#Amazon S3

A few days ago, a friend of mine reached out asking for a good solution for securely transferring a relatively large (~1GB) file to several of her prospective clients. Strangely, even in 2013 the options for transferring such a large file in a reliable manner is pretty limited. I looked into services like YouSendIt, WeTransfer, and SendThisFile but they all suffer from similar limitations. Most of them have a <1GB file size limit, their payment plans are monthly subscription based instead of pay as you go, and they don’t offer custom domains or access control. Apart from these services, there is also the trusty old school option of using an FTP server but that raises the issue of having to maintain your own FTP server, using a non-intuitive FTP client, and still being locked into paying a monthly fee instead of “pay as you go". Stepping back and looking at the issue from a different angle, it then became clear that the S3 component of Amazon’s Web Service offering is actually an ideal solution for this problem. The S3 piece of AWS is basically a flexible “cloud based” storage solution that lets you programmatically upload files, store them indefinitely, and then serve them as you please. Looking at the issues we’re trying to overcome, S3 satisfies all of them out of the box. S3 has a single file size limit of 5 Terabytes, files can be served off a custom domain like archives.setfive.com, billing is pay as you go depending on the resources you use, and S3 supports access control so you have fine grained access over who can download files and for how long. So how do you actually use S3?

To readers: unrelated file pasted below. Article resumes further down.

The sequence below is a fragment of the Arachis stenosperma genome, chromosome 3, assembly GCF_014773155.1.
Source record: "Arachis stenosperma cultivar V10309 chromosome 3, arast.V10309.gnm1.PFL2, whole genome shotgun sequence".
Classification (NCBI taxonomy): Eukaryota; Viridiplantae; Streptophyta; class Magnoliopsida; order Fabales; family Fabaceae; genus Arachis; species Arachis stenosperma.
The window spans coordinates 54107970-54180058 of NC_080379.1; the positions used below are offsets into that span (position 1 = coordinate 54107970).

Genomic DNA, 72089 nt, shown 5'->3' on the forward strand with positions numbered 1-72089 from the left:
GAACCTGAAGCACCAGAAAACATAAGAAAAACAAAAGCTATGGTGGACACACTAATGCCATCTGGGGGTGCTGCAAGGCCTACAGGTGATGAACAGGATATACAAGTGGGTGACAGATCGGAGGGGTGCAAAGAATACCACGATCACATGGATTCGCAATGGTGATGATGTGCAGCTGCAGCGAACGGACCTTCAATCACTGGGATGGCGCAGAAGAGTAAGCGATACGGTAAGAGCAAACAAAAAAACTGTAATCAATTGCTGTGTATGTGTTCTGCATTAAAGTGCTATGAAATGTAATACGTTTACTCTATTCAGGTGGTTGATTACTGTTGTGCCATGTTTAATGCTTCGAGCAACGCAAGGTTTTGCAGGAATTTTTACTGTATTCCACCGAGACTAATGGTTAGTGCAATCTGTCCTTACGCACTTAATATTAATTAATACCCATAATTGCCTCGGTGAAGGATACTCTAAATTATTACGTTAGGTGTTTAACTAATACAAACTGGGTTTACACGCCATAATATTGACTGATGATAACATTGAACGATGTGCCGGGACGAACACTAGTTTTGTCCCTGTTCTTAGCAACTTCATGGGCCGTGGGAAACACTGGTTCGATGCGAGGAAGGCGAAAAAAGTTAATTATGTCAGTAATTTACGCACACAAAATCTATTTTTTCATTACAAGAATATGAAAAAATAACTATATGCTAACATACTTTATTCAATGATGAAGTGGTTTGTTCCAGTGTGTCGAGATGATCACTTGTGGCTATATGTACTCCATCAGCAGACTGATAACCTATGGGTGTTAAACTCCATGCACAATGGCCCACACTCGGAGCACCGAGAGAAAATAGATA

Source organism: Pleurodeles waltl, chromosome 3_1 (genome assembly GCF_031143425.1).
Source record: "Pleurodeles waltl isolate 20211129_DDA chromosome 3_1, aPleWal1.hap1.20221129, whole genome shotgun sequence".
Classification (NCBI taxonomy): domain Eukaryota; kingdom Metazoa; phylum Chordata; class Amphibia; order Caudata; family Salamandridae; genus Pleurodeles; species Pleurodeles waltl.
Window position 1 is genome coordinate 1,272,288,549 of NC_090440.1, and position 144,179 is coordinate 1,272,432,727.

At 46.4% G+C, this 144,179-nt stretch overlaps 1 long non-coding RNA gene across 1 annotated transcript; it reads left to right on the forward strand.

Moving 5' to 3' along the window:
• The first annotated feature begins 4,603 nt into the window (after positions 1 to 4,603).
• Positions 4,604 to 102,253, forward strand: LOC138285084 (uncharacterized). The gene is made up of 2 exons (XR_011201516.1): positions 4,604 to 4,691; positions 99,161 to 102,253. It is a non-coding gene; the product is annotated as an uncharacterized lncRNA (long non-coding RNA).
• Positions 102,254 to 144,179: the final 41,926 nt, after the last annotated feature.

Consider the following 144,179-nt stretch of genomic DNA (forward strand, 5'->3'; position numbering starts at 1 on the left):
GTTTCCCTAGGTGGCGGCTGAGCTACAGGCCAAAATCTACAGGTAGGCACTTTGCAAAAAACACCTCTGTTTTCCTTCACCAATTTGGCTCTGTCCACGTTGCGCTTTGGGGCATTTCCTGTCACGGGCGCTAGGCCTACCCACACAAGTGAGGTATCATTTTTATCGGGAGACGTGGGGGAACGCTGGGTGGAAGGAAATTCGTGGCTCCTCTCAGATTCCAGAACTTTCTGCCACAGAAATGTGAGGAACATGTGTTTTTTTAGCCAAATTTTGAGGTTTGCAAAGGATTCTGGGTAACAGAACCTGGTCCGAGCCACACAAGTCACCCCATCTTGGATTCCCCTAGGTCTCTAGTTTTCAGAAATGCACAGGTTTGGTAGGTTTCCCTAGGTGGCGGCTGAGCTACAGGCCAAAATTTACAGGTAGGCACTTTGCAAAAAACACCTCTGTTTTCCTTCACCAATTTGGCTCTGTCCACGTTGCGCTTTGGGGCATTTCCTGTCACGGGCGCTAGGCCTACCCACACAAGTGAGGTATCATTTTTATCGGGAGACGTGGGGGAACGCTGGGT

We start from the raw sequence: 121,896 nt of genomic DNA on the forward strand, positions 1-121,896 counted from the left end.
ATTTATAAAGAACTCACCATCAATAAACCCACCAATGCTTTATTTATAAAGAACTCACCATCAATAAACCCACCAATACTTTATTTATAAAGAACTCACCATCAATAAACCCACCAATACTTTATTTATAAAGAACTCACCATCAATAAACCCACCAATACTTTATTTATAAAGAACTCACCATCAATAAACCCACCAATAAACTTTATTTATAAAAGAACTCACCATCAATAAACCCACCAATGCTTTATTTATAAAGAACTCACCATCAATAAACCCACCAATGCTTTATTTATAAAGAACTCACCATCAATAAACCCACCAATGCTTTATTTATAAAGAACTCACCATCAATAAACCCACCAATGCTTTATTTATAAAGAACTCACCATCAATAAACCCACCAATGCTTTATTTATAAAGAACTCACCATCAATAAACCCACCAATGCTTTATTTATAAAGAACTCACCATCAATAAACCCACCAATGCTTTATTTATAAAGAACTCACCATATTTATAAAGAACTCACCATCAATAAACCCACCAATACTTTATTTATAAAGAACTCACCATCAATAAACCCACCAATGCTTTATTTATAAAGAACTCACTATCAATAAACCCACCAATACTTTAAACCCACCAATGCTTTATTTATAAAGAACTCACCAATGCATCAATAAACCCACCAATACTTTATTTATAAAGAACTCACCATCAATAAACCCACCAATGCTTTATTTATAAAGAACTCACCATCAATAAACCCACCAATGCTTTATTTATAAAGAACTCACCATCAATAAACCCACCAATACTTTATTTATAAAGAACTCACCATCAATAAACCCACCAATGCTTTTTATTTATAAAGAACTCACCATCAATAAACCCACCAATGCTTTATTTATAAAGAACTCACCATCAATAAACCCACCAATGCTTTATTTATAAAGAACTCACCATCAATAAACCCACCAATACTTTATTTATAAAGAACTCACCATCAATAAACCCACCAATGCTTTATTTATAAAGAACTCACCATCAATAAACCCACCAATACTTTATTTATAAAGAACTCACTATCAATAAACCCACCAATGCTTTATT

Setting up and using S3